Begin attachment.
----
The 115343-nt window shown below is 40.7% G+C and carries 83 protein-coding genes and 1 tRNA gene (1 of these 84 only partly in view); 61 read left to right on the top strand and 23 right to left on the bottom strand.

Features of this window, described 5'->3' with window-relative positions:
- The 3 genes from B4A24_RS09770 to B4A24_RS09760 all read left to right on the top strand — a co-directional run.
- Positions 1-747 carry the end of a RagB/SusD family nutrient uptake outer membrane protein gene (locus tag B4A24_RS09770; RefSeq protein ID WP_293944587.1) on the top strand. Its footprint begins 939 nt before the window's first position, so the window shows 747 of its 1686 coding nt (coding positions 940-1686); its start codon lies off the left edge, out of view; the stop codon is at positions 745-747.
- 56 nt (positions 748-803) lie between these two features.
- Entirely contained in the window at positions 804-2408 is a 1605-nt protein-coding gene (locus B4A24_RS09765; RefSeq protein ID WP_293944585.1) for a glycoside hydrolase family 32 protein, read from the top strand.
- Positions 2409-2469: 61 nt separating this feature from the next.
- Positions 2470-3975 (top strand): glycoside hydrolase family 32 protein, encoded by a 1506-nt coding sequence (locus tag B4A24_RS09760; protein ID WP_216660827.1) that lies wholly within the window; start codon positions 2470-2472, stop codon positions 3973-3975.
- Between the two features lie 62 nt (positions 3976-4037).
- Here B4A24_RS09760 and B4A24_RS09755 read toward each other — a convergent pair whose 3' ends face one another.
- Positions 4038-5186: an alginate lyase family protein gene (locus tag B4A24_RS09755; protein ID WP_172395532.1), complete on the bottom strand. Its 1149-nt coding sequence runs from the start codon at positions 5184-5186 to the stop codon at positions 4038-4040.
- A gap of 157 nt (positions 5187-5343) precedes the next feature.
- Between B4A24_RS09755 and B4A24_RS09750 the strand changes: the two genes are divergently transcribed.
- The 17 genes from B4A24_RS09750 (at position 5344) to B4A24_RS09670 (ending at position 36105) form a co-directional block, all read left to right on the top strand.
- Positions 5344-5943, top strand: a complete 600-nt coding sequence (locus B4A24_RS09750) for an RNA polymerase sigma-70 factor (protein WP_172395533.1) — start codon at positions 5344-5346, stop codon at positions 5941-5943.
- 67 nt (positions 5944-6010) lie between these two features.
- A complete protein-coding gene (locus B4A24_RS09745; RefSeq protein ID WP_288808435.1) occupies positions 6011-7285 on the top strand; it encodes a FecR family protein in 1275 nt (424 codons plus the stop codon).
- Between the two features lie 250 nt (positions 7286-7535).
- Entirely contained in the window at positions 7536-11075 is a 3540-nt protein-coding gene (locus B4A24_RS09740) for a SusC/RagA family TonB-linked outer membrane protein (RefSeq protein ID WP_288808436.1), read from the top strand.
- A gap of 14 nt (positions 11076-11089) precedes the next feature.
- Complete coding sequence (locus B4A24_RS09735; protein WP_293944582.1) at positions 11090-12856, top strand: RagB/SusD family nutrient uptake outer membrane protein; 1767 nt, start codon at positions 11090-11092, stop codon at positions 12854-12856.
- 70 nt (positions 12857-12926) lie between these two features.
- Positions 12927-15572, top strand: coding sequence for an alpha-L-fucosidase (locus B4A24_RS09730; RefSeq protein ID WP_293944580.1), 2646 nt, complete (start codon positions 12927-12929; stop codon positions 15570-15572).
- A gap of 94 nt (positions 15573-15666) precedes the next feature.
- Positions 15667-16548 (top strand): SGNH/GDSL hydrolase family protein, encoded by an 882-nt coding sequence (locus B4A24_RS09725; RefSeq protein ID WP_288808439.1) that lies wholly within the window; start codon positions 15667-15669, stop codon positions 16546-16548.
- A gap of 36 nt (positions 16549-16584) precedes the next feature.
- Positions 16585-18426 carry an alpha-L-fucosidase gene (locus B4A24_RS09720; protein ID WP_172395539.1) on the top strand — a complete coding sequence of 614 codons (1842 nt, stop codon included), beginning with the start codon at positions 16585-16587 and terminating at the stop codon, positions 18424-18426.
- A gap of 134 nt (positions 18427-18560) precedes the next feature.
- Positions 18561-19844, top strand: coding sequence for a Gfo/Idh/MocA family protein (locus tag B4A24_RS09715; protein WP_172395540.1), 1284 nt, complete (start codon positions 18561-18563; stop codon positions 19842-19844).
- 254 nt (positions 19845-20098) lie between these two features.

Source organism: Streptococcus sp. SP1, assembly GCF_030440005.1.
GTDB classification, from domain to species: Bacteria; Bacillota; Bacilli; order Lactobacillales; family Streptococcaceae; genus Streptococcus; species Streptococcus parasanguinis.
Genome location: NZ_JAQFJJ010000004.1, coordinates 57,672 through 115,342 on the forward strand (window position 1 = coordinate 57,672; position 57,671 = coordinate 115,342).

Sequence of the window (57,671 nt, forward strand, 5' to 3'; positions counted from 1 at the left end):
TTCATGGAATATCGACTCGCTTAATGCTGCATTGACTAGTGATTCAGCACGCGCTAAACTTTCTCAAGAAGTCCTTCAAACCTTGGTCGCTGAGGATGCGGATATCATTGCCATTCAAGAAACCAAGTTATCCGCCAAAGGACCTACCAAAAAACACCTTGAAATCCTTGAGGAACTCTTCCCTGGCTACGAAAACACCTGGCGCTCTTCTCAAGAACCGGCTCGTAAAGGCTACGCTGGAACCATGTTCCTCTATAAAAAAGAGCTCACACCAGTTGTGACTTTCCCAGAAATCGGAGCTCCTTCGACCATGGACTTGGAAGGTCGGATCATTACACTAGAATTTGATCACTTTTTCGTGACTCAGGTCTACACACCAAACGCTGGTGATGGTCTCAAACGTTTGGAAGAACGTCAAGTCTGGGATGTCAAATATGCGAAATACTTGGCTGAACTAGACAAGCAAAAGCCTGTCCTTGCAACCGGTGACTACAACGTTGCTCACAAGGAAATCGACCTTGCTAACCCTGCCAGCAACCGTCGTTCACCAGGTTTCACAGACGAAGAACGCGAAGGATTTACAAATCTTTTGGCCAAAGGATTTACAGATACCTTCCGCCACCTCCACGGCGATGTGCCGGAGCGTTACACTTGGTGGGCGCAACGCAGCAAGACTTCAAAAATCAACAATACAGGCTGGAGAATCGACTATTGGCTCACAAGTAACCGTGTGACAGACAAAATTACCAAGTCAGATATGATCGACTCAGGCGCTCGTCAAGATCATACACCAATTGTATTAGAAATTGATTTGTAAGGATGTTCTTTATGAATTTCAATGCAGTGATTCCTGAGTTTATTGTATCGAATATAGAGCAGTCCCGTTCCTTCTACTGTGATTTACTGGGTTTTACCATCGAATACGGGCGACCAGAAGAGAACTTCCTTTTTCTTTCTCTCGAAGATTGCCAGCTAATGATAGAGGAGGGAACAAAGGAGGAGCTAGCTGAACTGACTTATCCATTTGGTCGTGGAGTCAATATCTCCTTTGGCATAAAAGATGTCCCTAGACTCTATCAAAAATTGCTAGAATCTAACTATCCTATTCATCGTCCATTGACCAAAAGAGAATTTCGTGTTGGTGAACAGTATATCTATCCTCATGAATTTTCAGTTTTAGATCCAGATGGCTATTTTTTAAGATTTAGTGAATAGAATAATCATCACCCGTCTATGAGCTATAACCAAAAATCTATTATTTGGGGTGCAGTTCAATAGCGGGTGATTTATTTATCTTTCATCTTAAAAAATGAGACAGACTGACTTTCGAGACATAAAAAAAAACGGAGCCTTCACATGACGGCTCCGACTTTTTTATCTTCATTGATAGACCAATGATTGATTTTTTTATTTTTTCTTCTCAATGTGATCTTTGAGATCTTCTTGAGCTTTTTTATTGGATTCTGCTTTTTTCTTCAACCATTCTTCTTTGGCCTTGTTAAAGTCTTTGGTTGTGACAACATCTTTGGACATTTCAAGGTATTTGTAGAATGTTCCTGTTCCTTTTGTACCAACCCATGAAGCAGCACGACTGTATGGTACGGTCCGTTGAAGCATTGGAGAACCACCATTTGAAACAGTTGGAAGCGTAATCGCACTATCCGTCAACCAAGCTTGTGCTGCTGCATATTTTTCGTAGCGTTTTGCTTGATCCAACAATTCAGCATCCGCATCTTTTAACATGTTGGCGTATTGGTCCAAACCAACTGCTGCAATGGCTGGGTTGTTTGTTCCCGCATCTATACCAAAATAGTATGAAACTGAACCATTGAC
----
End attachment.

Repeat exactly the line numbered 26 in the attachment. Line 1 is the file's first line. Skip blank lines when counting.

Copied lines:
- A gap of 36 nt (positions 16549-16584) precedes the next feature.